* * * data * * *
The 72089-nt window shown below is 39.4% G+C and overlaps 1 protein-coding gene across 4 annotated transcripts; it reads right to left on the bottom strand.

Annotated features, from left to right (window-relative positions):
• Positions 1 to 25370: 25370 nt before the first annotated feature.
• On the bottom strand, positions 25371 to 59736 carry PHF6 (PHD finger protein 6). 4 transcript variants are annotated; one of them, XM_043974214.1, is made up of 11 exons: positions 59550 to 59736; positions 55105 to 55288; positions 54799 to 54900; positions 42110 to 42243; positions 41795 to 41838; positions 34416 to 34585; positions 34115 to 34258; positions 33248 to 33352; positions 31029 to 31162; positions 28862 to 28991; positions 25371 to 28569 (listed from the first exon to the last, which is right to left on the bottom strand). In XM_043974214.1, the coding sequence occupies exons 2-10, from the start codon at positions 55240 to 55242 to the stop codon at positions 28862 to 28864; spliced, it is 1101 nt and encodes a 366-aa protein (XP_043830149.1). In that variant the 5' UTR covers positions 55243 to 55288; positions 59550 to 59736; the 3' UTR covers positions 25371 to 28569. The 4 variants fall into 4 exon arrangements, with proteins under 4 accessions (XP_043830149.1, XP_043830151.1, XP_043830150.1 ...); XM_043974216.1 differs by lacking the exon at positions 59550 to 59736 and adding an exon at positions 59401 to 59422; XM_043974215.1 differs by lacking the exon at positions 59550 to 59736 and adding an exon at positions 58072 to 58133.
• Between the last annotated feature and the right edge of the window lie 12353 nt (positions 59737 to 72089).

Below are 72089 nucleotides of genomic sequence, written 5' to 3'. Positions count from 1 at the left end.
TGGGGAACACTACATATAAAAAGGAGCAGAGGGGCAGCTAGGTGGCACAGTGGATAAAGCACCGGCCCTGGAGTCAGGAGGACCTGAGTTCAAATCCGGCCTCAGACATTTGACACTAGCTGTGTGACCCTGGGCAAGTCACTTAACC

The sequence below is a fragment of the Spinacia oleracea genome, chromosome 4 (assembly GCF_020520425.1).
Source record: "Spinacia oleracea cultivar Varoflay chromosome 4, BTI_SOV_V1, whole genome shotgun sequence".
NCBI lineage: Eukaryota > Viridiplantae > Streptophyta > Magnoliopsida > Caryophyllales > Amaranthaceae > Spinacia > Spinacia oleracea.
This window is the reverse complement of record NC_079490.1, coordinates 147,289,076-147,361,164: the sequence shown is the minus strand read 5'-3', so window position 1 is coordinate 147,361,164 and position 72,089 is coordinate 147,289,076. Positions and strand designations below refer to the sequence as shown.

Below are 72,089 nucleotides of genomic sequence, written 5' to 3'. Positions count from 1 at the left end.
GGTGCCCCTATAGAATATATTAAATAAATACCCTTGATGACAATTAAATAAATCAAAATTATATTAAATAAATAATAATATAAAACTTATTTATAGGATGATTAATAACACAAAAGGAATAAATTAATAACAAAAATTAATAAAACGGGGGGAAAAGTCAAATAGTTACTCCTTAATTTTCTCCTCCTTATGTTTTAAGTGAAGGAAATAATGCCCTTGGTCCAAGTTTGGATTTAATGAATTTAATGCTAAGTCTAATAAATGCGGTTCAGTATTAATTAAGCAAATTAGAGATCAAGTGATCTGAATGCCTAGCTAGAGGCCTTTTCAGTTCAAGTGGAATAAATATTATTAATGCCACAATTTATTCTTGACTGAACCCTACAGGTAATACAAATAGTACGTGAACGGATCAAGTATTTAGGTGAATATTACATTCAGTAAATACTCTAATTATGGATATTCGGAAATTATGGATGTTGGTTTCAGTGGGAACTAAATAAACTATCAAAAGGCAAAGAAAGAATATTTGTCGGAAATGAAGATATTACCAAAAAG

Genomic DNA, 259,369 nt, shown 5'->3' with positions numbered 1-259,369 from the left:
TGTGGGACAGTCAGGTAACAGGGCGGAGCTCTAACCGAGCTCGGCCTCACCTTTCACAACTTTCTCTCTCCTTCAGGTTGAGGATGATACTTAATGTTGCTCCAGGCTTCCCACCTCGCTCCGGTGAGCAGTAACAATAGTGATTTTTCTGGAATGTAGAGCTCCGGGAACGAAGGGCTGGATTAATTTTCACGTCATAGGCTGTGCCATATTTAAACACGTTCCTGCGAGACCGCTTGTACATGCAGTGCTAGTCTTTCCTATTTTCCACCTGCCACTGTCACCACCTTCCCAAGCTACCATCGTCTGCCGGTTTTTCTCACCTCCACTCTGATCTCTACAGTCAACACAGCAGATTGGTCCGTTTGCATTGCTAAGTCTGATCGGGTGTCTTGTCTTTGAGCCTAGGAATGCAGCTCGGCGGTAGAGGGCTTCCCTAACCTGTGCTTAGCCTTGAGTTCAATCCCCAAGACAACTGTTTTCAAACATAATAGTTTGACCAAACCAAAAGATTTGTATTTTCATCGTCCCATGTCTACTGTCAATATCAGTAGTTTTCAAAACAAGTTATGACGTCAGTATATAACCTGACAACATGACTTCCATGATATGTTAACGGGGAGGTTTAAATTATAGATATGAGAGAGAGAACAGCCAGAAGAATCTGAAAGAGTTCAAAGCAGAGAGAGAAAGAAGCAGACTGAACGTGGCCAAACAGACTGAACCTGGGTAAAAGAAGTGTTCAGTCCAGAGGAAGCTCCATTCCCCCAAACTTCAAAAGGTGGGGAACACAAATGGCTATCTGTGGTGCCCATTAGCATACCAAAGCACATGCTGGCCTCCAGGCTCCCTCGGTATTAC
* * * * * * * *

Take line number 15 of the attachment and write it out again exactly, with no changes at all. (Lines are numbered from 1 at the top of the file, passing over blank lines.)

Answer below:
TGTGGGACAGTCAGGTAACAGGGCGGAGCTCTAACCGAGCTCGGCCTCACCTTTCACAACTTTCTCTCTCCTTCAGGTTGAGGATGATACTTAATGTTGCTCCAGGCTTCCCACCTCGCTCCGGTGAGCAGTAACAATAGTGATTTTTCTGGAATGTAGAGCTCCGGGAACGAAGGGCTGGATTAATTTTCACGTCATAGGCTGTGCCATATTTAAACACGTTCCTGCGAGACCGCTTGTACATGCAGTGCTAGTCTTTCCTATTTTCCACCTGCCACTGTCACCACCTTCCCAAGCTACCATCGTCTGCCGGTTTTTCTCACCTCCACTCTGATCTCTACAGTCAACACAGCAGATTGGTCCGTTTGCATTGCTAAGTCTGATCGGGTGTCTTGTCTTTGAGCCTAGGAATGCAGCTCGGCGGTAGAGGGCTTCCCTAACCTGTGCTTAGCCTTGAGTTCAATCCCCAAGACAACTGTTTTCAAACATAATAGTTTGACCAAACCAAAAGATTTGTATTTTCATCGTCCCATGTCTACTGTCAATATCAGTAGTTTTCAAAACAAGTTATGACGTCAGTATATAACCTGACAACATGACTTCCATGATATGTTAACGGGGAGGTTTAAATTATAGATATGAGAGAGAGAACAGCCAGAAGAATCTGAAAGAGTTCAAAGCAGAGAGAGAAAGAAGCAGACTGAACGTGGCCAAACAGACTGAACCTGGGTAAAAGAAGTGTTCAGTCCAGAGGAAGCTCCATTCCCCCAAACTTCAAAAGGTGGGGAACACAAATGGCTATCTGTGGTGCCCATTAGCATACCAAAGCACATGCTGGCCTCCAGGCTCCCTCGGTATTAC